When you’re not getting distracted by how many chins you have, video conferencing allows you to get distracted by anything and everything else. It is impossible not to read your email, type a quick note to your colleague, and surf the web while you’re on a video conference call, because (assuming you’re using the webcam on your laptop or desktop) you’re already staring at a screen with infinite possible windows. Of course, it’s possible to multitask when you’re on a traditional, audio-only conference call, too—but when you’re on the phone you can close your computer.
All these drawbacks would be tolerable if video conferencing facilitated better conversations than talking on the phone—but it doesn’t. Proponents say it gives participants more visual cues than a phone conversation, allowing them to respond to their colleagues’ facial expressions and body language. But the facial expressions and body language transmitted during a video meeting are so stilted and self-conscious that they don’t convey much useful information at all. (Plus you may not even get much body language—sometimes you only see people’s faces and maybe the tops of their shoulders.) Even worse, true eye contact is impossible, since you have to look at the camera in order to appear to your colleagues like you’re looking at them.
It’s easy to forgive people’s verbal tics, weird facial expressions, and conversational faux pas when you’re sitting in the same room as them; we do it unconsciously. But when we’re watching someone on a screen, we assume the worst about them. In a study of simulated job interviews, would-be hiring directors rated would-be candidates lower—and vice versa—when the interview took place via video conference call than when it took place in person. Technical problems exacerbate this issue: In one study where participants video chatted with strangers with a 1.2-second delay, they rated their interlocutor “as less attentive, friendly, and self-disciplined than if there was no delay.” We unconsciously blame our conversation partners for the limitations of the technology we use to communicate with them, which tempers whatever benefit we get from seeing their faces on a screen.
The social benefits of in-person meetings—the strengthened sense of camaraderie—are entirely absent from video calls. When you’re in a conference room with other people, you inevitably and naturally make eye contact, smile, and make small talk before the meeting begins. At the beginning of all the video conference calls I’ve been on, people sit stone-faced and silent, their eyes most likely focused on some other window on their computer screen, as they wait for the team leader to arrive and begin the meeting. Occasionally someone will say something approximating small talk, but the conversation feels forced, because no one wants to be the creep who asks too many questions about a colleague’s houseplant. (Seeing into your colleagues’ homes, in most cases, feels like a transgression of healthy workplace boundaries.) If colleagues bond during video conference calls, it’s more likely to happen when they Slack each other to gossip and kvetch about their colleagues than when they talk to the group.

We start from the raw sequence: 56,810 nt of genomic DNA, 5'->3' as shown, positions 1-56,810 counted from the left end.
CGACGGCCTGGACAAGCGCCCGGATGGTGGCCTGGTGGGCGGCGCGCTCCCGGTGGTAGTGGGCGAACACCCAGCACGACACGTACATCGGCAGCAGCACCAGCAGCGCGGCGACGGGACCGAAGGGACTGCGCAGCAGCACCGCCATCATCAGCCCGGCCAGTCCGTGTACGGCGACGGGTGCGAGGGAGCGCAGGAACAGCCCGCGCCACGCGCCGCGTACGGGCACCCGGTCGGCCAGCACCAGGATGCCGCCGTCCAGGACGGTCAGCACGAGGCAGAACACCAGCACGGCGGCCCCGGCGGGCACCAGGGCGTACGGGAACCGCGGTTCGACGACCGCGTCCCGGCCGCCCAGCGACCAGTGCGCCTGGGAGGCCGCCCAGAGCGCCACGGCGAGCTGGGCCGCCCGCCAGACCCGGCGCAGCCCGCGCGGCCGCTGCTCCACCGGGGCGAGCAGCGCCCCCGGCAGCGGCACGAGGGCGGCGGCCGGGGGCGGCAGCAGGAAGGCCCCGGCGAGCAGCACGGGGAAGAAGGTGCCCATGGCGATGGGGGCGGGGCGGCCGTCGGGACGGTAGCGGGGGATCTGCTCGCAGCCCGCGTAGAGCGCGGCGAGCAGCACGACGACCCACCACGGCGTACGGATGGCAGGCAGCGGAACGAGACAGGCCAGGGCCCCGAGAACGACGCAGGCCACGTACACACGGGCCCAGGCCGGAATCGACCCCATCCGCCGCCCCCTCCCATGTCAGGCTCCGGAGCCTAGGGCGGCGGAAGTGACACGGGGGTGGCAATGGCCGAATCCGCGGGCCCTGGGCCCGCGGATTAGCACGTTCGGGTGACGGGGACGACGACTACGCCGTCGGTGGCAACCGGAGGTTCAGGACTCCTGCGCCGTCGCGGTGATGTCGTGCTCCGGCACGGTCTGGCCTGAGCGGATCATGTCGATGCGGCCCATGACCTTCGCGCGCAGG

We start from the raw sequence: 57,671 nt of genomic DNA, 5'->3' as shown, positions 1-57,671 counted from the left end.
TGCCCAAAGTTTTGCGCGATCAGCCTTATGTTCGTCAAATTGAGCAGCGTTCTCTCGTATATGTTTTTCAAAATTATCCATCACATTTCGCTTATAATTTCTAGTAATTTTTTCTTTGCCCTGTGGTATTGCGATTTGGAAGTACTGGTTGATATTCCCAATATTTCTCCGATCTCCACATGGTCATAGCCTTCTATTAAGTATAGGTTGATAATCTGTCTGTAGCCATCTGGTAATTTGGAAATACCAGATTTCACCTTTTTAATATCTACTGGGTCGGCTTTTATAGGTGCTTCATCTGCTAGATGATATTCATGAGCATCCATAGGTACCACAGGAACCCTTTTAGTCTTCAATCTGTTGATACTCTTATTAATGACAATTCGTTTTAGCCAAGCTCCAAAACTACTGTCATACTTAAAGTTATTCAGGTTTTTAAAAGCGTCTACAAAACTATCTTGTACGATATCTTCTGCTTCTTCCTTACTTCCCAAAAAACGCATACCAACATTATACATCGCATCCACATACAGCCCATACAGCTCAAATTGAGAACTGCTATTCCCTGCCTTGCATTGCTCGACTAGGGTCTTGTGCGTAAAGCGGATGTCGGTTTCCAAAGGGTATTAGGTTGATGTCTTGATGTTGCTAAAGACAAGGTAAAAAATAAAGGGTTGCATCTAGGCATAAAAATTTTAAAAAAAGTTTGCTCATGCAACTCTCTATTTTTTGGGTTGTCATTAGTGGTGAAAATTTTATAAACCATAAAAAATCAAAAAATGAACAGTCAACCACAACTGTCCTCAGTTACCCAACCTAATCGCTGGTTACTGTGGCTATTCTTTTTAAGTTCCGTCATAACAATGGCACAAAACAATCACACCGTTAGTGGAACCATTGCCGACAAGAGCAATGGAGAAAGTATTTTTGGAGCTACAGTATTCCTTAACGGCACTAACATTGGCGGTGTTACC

Video conferencing is surely not going anywhere. But I wish team leaders would ask themselves whether they really need to see small two-dimensional reproductions of their employees’ faces for every meeting. In-person meetings will always win for communication, engagement, and bonding. But when in-person meetings aren’t possible, I’d choose a good, old-fashioned phone call over a live video stream almost every time. As long as we’re in different places, I’d rather focus on what people have to say than on how we all look.